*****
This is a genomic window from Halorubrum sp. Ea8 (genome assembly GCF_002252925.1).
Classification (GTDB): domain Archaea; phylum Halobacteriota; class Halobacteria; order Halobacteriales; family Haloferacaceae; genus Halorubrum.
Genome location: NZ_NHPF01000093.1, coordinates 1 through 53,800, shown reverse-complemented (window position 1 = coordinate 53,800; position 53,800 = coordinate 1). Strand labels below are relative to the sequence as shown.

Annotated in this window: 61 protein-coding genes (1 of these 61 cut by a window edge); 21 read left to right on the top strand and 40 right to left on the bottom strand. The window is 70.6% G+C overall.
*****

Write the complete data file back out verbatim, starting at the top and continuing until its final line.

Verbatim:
This is a genomic window from Halorubrum sp. Ea8 (genome assembly GCF_002252925.1).
Classification (GTDB): domain Archaea; phylum Halobacteriota; class Halobacteria; order Halobacteriales; family Haloferacaceae; genus Halorubrum.
Genome location: NZ_NHPF01000093.1, coordinates 1 through 53,800, shown reverse-complemented (window position 1 = coordinate 53,800; position 53,800 = coordinate 1). Strand labels below are relative to the sequence as shown.

Annotated in this window: 61 protein-coding genes (1 of these 61 cut by a window edge); 21 read left to right on the top strand and 40 right to left on the bottom strand. The window is 70.6% G+C overall.